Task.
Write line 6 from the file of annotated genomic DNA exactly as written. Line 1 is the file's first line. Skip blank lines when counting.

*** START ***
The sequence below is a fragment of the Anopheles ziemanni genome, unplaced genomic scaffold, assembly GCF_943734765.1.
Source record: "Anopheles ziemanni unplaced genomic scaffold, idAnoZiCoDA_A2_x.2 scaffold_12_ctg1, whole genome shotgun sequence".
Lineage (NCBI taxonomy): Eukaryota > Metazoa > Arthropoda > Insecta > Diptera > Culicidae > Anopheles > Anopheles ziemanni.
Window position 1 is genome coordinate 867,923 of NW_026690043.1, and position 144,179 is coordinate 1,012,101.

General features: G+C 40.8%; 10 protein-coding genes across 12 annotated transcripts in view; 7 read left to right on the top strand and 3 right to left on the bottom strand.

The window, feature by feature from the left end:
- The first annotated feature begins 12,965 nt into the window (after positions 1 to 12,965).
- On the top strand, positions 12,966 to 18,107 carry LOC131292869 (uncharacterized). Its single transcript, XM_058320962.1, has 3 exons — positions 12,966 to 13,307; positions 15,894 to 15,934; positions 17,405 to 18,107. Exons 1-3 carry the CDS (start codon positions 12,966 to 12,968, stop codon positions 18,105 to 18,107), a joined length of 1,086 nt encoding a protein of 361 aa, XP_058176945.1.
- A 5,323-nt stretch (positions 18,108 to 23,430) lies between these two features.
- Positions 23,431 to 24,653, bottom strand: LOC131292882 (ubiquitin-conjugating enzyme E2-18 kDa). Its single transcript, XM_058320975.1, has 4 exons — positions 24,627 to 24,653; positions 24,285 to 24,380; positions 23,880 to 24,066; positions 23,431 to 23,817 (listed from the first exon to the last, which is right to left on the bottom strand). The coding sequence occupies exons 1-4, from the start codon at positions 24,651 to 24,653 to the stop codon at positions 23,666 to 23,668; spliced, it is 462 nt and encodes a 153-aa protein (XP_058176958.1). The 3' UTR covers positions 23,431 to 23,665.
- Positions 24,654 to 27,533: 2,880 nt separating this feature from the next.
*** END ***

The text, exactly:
The window, feature by feature from the left end: